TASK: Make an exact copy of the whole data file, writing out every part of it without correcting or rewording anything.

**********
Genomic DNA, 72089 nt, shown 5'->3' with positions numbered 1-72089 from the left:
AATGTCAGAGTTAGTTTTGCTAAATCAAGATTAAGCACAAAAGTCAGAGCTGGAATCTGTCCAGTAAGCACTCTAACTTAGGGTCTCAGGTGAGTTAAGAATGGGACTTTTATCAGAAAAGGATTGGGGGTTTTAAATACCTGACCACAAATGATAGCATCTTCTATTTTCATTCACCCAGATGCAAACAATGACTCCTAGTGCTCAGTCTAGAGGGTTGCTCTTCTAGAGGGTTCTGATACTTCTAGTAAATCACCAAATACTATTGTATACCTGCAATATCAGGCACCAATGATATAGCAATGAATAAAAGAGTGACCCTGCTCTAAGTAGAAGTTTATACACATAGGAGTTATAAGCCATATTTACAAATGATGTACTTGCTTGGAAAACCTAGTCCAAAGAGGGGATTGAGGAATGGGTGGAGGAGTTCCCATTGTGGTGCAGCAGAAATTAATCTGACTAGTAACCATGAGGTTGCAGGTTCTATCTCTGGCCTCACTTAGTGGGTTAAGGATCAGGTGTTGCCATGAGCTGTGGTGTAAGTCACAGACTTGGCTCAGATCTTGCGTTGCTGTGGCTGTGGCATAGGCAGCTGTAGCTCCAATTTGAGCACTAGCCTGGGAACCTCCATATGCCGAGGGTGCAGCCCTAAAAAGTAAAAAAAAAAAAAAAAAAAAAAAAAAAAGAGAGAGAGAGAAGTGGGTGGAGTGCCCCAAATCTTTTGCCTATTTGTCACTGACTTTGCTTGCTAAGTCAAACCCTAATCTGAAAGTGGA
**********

Genomic DNA, 72089 nt, shown 5'->3' with positions numbered 1-72089 from the left:
AATGTCAGAGTTAGTTTTGCTAAATCAAGATTAAGCACAAAAGTCAGAGCTGGAATCTGTCCAGTAAGCACTCTAACTTAGGGTCTCAGGTGAGTTAAGAATGGGACTTTTATCAGAAAAGGATTGGGGGTTTTAAATACCTGACCACAAATGATAGCATCTTCTATTTTCATTCACCCAGATGCAAACAATGACTCCTAGTGCTCAGTCTAGAGGGTTGCTCTTCTAGAGGGTTCTGATACTTCTAGTAAATCACCAAATACTATTGTATACCTGCAATATCAGGCACCAATGATATAGCAATGAATAAAAGAGTGACCCTGCTCTAAGTAGAAGTTTATACACATAGGAGTTATAAGCCATATTTACAAATGATGTACTTGCTTGGAAAACCTAGTCCAAAGAGGGGATTGAGGAATGGGTGGAGGAGTTCCCATTGTGGTGCAGCAGAAATTAATCTGACTAGTAACCATGAGGTTGCAGGTTCTATCTCTGGCCTCACTTAGTGGGTTAAGGATCAGGTGTTGCCATGAGCTGTGGTGTAAGTCACAGACTTGGCTCAGATCTTGCGTTGCTGTGGCTGTGGCATAGGCAGCTGTAGCTCCAATTTGAGCACTAGCCTGGGAACCTCCATATGCCGAGGGTGCAGCCCTAAAAAGTAAAAAAAAAAAAAAAAAAAAAAAAAAAAGAGAGAGAGAGAAGTGGGTGGAGTGCCCCAAATCTTTTGCCTATTTGTCACTGACTTTGCTTGCTAAGTCAAACCCTAATCTGAAAGTGGA